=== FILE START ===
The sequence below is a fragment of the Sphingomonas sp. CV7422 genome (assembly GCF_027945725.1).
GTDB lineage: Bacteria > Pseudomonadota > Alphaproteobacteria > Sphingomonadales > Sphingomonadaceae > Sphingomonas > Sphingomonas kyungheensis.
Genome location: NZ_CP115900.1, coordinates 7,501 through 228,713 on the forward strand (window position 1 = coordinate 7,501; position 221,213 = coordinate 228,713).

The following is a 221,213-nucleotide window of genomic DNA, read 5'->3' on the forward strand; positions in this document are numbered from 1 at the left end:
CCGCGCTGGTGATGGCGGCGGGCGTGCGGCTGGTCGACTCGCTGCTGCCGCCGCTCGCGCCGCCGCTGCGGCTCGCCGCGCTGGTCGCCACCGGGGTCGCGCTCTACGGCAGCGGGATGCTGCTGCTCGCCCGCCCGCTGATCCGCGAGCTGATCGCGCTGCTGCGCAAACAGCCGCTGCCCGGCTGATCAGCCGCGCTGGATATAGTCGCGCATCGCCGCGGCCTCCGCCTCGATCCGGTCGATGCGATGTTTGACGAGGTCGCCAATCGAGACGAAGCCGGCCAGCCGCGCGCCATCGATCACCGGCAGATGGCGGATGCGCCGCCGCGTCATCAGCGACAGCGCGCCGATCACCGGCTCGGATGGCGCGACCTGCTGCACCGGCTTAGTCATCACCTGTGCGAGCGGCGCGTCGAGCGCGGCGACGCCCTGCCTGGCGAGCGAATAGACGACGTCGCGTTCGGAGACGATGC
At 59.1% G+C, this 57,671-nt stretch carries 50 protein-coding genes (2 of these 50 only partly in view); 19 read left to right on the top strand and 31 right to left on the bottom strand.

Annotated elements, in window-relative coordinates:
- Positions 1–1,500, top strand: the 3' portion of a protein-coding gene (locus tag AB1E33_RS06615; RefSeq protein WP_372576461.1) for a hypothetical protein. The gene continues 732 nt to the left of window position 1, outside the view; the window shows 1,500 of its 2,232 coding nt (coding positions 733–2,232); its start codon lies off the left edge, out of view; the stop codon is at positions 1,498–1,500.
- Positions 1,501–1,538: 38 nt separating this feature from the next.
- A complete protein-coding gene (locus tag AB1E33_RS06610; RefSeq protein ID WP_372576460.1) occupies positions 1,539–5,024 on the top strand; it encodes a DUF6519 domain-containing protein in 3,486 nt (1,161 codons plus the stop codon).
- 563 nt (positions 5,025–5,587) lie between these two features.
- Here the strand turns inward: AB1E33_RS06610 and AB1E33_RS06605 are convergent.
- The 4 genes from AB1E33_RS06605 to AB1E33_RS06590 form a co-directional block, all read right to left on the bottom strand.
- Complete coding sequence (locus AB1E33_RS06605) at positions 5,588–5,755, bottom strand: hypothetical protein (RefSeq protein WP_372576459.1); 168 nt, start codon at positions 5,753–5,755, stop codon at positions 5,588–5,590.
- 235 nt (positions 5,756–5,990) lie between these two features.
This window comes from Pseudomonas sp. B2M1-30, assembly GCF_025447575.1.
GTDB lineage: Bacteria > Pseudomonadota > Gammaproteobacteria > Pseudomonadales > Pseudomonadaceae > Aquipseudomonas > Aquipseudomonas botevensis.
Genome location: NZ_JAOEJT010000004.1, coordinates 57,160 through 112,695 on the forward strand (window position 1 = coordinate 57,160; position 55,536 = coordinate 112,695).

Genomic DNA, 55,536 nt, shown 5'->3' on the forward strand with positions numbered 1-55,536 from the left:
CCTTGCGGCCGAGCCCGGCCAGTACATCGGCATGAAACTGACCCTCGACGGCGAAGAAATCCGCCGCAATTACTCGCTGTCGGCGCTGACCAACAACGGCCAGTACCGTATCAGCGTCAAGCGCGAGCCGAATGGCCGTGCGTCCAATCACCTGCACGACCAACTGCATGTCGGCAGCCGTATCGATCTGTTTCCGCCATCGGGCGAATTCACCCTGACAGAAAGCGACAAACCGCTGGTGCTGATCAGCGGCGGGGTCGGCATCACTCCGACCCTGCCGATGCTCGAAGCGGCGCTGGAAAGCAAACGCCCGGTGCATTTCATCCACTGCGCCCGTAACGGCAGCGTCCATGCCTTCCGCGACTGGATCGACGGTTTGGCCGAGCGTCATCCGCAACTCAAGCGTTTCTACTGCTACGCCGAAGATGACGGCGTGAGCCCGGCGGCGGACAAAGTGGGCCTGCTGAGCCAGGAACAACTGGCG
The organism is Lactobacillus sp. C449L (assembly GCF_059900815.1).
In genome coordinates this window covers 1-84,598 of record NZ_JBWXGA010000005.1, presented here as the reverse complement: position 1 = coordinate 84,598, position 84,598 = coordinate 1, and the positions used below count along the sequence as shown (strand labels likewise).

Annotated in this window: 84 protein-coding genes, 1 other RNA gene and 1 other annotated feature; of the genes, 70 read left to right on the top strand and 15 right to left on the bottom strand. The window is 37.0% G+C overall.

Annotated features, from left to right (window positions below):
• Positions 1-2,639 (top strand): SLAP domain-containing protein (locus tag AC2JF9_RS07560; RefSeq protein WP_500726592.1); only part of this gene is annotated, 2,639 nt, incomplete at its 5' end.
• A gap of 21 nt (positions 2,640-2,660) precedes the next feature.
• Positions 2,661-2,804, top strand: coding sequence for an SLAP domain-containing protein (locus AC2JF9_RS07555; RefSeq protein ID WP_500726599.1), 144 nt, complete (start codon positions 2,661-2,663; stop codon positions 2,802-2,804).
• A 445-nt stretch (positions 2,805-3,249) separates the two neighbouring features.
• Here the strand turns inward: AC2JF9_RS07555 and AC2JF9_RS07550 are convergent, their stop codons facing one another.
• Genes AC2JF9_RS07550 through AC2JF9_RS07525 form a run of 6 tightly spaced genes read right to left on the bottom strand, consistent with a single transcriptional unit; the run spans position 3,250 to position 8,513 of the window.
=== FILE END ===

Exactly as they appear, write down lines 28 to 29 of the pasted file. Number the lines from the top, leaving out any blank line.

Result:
• A 445-nt stretch (positions 2,805-3,249) separates the two neighbouring features.
• Here the strand turns inward: AC2JF9_RS07555 and AC2JF9_RS07550 are convergent, their stop codons facing one another.